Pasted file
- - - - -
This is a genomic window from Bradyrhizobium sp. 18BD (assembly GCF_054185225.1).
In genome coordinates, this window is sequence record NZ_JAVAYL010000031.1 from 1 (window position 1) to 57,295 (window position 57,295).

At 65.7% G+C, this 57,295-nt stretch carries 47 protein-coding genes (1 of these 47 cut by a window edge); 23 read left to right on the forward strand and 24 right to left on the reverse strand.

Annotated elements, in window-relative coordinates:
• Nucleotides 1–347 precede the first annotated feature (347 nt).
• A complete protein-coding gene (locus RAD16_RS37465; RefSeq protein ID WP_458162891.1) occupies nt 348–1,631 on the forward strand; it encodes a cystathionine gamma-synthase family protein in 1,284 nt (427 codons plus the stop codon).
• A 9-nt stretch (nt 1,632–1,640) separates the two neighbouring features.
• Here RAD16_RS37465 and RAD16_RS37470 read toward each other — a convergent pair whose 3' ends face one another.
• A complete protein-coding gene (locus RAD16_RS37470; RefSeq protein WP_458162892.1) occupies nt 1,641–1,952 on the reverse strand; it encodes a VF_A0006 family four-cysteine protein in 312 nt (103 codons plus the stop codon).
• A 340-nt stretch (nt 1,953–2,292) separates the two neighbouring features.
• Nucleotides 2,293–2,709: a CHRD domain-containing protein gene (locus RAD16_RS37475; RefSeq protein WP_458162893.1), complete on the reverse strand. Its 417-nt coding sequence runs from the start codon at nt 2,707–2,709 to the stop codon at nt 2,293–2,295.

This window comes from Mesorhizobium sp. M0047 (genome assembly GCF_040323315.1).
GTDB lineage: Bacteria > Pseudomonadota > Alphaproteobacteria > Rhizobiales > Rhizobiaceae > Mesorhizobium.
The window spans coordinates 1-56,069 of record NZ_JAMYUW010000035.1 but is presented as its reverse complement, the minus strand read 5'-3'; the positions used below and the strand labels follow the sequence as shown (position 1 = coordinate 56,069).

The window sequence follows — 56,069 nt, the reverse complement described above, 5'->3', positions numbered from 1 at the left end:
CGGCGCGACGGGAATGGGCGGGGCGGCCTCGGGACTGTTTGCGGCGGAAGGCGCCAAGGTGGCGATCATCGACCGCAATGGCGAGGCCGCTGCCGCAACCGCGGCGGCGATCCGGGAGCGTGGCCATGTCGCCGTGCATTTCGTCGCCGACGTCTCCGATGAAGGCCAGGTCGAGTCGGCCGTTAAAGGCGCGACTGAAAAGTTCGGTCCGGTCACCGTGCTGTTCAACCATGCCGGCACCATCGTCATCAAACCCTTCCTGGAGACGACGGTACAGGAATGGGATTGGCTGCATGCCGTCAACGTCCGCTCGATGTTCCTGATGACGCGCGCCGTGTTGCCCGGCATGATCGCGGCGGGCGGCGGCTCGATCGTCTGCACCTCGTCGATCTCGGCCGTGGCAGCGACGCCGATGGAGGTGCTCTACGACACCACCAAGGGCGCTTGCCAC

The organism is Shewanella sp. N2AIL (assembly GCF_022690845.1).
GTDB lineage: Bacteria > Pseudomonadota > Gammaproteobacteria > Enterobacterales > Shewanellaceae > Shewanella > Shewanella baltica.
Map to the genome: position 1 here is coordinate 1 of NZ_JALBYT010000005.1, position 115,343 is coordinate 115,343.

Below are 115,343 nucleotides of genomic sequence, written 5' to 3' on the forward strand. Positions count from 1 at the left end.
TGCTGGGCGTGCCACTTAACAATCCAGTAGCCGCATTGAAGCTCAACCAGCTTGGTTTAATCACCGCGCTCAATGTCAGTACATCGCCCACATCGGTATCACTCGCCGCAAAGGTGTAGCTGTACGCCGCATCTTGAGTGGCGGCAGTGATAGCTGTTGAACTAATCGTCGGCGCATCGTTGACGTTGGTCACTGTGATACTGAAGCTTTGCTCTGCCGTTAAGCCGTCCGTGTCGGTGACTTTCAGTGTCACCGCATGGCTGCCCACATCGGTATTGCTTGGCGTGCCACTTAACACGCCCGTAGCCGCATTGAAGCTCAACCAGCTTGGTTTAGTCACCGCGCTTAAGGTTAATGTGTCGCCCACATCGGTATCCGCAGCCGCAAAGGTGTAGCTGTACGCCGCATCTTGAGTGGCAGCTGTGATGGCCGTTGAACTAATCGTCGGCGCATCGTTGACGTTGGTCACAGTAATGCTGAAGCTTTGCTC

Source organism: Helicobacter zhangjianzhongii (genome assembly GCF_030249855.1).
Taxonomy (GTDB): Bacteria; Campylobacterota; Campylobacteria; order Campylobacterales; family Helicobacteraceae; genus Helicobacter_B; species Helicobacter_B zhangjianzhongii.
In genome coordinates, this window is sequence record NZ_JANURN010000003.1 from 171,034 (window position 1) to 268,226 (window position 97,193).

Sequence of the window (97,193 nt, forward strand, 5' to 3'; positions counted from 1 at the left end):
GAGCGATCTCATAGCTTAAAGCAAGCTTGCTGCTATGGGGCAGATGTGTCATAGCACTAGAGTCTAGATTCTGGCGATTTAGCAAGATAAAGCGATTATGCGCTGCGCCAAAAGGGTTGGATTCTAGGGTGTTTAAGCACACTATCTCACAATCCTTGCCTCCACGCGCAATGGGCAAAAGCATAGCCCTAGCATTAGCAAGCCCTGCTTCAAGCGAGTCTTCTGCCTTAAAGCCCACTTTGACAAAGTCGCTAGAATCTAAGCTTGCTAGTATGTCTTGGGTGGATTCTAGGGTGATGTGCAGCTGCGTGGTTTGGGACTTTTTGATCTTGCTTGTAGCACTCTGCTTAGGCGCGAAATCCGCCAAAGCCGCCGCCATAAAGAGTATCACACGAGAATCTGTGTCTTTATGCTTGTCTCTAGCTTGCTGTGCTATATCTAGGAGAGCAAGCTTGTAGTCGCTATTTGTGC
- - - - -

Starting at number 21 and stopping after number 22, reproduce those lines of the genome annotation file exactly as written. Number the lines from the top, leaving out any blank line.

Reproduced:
TGCTGGGCGTGCCACTTAACAATCCAGTAGCCGCATTGAAGCTCAACCAGCTTGGTTTAATCACCGCGCTCAATGTCAGTACATCGCCCACATCGGTATCACTCGCCGCAAAGGTGTAGCTGTACGCCGCATCTTGAGTGGCGGCAGTGATAGCTGTTGAACTAATCGTCGGCGCATCGTTGACGTTGGTCACTGTGATACTGAAGCTTTGCTCTGCCGTTAAGCCGTCCGTGTCGGTGACTTTCAGTGTCACCGCATGGCTGCCCACATCGGTATTGCTTGGCGTGCCACTTAACACGCCCGTAGCCGCATTGAAGCTCAACCAGCTTGGTTTAGTCACCGCGCTTAAGGTTAATGTGTCGCCCACATCGGTATCCGCAGCCGCAAAGGTGTAGCTGTACGCCGCATCTTGAGTGGCAGCTGTGATGGCCGTTGAACTAATCGTCGGCGCATCGTTGACGTTGGTCACAGTAATGCTGAAGCTTTGCTC

Source organism: Helicobacter zhangjianzhongii (genome assembly GCF_030249855.1).